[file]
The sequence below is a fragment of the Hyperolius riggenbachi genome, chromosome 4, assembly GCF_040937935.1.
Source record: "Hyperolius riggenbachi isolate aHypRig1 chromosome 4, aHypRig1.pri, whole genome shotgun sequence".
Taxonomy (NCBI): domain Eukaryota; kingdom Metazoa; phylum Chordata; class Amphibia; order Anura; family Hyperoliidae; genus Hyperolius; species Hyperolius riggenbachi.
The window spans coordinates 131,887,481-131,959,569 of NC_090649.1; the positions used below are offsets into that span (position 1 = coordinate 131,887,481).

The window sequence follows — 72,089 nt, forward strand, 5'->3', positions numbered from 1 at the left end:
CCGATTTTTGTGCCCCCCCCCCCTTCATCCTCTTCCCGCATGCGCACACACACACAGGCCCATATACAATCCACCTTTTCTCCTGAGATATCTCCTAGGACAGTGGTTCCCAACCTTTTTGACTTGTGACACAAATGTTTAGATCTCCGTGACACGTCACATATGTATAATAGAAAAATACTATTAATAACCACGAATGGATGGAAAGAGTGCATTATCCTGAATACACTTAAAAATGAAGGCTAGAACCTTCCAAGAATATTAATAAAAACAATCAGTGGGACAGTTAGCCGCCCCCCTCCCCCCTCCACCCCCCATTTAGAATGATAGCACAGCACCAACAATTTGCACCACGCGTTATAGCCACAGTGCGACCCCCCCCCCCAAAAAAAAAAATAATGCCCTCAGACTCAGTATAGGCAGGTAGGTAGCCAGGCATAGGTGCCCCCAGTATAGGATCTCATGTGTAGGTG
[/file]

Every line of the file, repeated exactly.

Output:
The sequence below is a fragment of the Hyperolius riggenbachi genome, chromosome 4, assembly GCF_040937935.1.
Source record: "Hyperolius riggenbachi isolate aHypRig1 chromosome 4, aHypRig1.pri, whole genome shotgun sequence".
Taxonomy (NCBI): domain Eukaryota; kingdom Metazoa; phylum Chordata; class Amphibia; order Anura; family Hyperoliidae; genus Hyperolius; species Hyperolius riggenbachi.
The window spans coordinates 131,887,481-131,959,569 of NC_090649.1; the positions used below are offsets into that span (position 1 = coordinate 131,887,481).

The window sequence follows — 72,089 nt, forward strand, 5'->3', positions numbered from 1 at the left end:
CCGATTTTTGTGCCCCCCCCCCCTTCATCCTCTTCCCGCATGCGCACACACACACAGGCCCATATACAATCCACCTTTTCTCCTGAGATATCTCCTAGGACAGTGGTTCCCAACCTTTTTGACTTGTGACACAAATGTTTAGATCTCCGTGACACGTCACATATGTATAATAGAAAAATACTATTAATAACCACGAATGGATGGAAAGAGTGCATTATCCTGAATACACTTAAAAATGAAGGCTAGAACCTTCCAAGAATATTAATAAAAACAATCAGTGGGACAGTTAGCCGCCCCCCTCCCCCCTCCACCCCCCATTTAGAATGATAGCACAGCACCAACAATTTGCACCACGCGTTATAGCCACAGTGCGACCCCCCCCCCCAAAAAAAAAAATAATGCCCTCAGACTCAGTATAGGCAGGTAGGTAGCCAGGCATAGGTGCCCCCAGTATAGGATCTCATGTGTAGGTG